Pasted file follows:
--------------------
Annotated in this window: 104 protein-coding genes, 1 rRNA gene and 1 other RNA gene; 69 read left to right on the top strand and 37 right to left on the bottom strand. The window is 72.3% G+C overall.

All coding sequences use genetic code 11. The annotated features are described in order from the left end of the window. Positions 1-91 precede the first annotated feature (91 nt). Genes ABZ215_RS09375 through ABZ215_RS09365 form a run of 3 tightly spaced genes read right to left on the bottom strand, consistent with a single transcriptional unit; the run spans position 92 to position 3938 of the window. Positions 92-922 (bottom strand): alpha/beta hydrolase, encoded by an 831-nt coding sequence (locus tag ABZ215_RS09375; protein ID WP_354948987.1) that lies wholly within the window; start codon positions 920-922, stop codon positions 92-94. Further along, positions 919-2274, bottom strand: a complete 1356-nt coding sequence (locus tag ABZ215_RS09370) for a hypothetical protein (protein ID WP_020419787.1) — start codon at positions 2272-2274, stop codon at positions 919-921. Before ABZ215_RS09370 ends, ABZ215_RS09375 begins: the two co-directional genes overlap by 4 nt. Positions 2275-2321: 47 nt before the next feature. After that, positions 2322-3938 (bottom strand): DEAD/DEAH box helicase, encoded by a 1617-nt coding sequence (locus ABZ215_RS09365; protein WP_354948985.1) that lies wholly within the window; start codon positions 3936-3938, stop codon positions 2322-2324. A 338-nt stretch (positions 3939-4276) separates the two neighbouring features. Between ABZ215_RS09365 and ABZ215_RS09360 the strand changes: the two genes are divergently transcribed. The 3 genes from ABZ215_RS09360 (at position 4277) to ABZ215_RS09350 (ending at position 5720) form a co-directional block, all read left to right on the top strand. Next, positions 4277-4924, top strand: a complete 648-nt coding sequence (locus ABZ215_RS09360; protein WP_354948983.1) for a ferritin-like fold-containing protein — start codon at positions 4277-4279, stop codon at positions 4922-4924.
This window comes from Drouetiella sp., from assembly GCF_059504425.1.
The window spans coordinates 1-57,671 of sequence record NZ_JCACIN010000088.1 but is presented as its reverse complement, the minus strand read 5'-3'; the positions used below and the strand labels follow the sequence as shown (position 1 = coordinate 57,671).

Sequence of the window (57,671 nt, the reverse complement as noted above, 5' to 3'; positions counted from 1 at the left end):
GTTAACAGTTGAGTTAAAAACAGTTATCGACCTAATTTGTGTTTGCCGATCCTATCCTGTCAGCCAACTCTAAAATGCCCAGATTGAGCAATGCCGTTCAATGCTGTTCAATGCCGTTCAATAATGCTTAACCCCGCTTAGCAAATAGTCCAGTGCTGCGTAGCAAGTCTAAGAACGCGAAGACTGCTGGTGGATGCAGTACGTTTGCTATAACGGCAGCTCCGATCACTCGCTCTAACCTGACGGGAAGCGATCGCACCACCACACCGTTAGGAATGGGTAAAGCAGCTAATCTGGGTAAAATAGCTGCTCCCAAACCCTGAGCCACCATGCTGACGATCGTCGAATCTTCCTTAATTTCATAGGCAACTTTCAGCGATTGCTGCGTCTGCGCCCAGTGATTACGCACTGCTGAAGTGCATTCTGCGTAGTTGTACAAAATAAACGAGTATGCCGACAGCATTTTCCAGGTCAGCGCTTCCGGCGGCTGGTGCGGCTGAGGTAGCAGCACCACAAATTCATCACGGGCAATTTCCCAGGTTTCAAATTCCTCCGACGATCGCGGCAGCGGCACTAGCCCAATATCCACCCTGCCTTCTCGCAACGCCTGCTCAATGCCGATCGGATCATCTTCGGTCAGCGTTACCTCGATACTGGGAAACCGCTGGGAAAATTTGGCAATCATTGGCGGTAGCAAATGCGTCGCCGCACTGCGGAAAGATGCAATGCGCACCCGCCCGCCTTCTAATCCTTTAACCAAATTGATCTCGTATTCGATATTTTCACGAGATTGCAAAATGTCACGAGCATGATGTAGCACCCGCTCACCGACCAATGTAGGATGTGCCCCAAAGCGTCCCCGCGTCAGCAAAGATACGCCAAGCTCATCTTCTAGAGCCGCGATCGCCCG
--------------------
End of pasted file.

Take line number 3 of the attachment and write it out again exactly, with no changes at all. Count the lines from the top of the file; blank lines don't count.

This window comes from Drouetiella sp., from assembly GCF_059504425.1.